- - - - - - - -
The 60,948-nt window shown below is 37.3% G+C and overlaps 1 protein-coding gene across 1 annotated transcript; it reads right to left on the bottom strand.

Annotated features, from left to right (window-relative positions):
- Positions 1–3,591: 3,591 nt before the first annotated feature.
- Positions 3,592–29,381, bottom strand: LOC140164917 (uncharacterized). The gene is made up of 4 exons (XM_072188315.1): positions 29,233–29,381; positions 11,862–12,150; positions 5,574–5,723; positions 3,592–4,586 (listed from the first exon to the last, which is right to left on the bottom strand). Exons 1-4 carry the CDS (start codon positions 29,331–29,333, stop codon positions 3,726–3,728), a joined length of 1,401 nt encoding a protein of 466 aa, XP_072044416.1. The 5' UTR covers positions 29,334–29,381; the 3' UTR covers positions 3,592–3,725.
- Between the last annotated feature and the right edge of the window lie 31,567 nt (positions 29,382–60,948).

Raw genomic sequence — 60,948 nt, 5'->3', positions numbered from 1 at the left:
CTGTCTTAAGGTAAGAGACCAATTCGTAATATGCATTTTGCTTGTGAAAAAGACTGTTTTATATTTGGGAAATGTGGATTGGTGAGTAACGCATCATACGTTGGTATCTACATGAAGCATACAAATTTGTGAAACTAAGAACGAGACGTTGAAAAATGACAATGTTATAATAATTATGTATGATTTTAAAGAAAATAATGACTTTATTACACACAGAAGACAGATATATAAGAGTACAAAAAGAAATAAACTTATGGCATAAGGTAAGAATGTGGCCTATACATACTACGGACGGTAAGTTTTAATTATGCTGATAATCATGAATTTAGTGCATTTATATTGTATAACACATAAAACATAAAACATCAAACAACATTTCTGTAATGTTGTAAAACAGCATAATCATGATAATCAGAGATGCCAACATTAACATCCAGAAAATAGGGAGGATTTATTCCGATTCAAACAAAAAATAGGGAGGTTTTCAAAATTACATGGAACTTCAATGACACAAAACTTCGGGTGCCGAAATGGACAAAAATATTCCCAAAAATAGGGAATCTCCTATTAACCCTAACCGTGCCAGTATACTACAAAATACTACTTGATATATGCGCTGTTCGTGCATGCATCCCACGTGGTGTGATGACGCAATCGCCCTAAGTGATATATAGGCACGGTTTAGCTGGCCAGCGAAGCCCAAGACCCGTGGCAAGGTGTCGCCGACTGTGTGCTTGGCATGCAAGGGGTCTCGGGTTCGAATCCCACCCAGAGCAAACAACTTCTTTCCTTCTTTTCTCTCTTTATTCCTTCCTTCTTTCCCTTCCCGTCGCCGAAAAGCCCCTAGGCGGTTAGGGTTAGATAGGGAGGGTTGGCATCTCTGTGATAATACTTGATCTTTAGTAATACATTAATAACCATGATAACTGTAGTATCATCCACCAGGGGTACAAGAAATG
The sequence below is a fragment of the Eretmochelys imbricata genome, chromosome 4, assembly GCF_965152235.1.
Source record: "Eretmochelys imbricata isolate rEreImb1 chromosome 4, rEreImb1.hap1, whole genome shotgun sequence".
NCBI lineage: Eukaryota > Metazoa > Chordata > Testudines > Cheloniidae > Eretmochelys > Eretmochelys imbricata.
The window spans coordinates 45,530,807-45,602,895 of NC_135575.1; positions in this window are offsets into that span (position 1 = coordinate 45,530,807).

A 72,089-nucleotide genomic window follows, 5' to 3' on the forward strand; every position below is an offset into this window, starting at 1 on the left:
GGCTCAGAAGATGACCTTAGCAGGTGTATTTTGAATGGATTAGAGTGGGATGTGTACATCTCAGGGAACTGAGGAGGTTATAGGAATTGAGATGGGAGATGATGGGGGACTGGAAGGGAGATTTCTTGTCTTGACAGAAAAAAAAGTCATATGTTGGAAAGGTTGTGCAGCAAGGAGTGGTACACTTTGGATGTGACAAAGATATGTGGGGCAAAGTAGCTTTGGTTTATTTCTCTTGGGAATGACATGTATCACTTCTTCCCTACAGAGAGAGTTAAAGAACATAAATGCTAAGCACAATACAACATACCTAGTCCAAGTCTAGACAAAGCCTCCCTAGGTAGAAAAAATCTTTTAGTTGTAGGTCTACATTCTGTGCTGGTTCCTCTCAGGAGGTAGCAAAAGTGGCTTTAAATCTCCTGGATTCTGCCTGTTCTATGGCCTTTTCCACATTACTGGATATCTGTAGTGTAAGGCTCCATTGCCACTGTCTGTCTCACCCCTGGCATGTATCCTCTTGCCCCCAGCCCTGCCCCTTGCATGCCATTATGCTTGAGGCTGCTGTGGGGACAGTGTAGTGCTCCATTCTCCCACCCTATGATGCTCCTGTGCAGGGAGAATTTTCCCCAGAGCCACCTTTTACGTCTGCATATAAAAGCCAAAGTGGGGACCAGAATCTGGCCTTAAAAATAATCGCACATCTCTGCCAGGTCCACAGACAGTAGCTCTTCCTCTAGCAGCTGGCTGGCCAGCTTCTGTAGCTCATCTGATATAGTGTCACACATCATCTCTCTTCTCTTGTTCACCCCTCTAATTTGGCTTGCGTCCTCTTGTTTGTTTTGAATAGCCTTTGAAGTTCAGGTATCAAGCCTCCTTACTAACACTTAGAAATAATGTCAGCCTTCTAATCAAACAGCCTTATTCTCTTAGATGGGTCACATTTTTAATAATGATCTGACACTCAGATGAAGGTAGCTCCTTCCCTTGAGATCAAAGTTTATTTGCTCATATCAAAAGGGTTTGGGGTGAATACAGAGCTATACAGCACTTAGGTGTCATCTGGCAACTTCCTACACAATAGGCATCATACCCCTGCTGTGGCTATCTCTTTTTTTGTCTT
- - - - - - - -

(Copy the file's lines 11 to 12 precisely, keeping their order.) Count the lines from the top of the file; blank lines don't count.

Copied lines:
The window spans coordinates 45,530,807-45,602,895 of NC_135575.1; positions in this window are offsets into that span (position 1 = coordinate 45,530,807).

A 72,089-nucleotide genomic window follows, 5' to 3' on the forward strand; every position below is an offset into this window, starting at 1 on the left: